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United Way of Canada

United Way of Canada (French: Centraide Canada) is the national organization for the 117 autonomous, volunteer-based United Ways across Canada.[1]

United Way campaigns raise money for local groups that address community issues and problems, and the national organization provides leadership, services and coordination to the members. In Canada, United Ways and Centraides are led and supported by more than 200,000 volunteers all dedicated to improving the lives of individuals in their community.[1] Volunteers sit on United Way-Centraide boards, work on local fundraising campaigns, and help out in other capacities. Each United Way-Centraide is responsible to its own community, raising the resources and distributing it back to their community.

Each year, United Ways and Centraides raise upwards of $480 million, the majority of which is reinvested in local communities to support programs and services.[2][3] In 2011, the United Way of Canada raised $4.9 million. [4]

United Way-Centraide is primarily focused on poverty, homelessness, and families or individuals in crisis or need.[5] The local organizations work with many partners, such as government or other community organizations to address these issues.[6]

Community Impact Mission

The Mission of United Way of Canada is: "To improve lives and build community by engaging individuals and mobilizing collective action."[7] Adopted in 2003, this mission represents a shift in the organization's focus of umbrella fundraising to community impact.[8] United Way of Canada regards community impact as the achievement of positive long-term changes to the quality of life in local communities which is brought about by addressing the root causes of social problems, as well as their symptoms.[8]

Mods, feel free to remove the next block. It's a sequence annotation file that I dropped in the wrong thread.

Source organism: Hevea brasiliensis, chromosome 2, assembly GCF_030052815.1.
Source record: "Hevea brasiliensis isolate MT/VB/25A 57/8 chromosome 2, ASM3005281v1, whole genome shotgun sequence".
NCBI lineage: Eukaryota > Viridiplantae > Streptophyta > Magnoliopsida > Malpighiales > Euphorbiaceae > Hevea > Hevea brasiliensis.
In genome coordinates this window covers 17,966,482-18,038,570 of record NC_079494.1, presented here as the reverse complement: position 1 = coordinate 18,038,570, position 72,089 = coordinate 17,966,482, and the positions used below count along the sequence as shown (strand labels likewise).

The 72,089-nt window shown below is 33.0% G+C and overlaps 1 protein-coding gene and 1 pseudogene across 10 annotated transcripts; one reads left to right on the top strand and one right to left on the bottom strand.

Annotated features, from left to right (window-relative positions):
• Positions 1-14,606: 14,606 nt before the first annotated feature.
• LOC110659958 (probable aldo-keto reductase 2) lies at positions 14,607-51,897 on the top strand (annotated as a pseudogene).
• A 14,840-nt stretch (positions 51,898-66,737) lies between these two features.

The National Office

The National Office, which was founded in 1939, is located in Ottawa, Ontario. As the national organization, United Way of Canada-Centraide represents local United Ways and Centraides within Canada's voluntary sector, internationally and provides services such as leadership training and education opportunities. The national organization convenes local United Ways-Centraides on a yearly basis at its annual conference, for the purposes of professional development training, the sharing of best practices and learning from leading thinkers.[2]


File:Thirty-Seven Welfare Organizations Ask Your Help.JPG
A broadside published in the 1930s by the Federation for Community Service in Toronto, showing how donations are distributed to member agencies

The United Way - Centraide movement began in 1917, when charities in Montreal and Toronto started community collectives inspired by similar activities in the United States. In particular, various clergy in Denver were trying to raise money individually to support their community, but started working together in 1887 when they realized that they could have a greater impact if they worked together to raise and distribute funds. This approach began to be adopted in Canada during the turmoil of the First World War period.[9][10]

Other collectives were initiated in other parts of the country over time, under a variety of names (including Red Feather (or Plume Rouge in French), Community Chest, Fédération des oeuvres de charité and the United Appeal). It was not until the 1970s that these organizations took the name of United Way and Centraide (in 1973 and 1975 respectively). [9][10]

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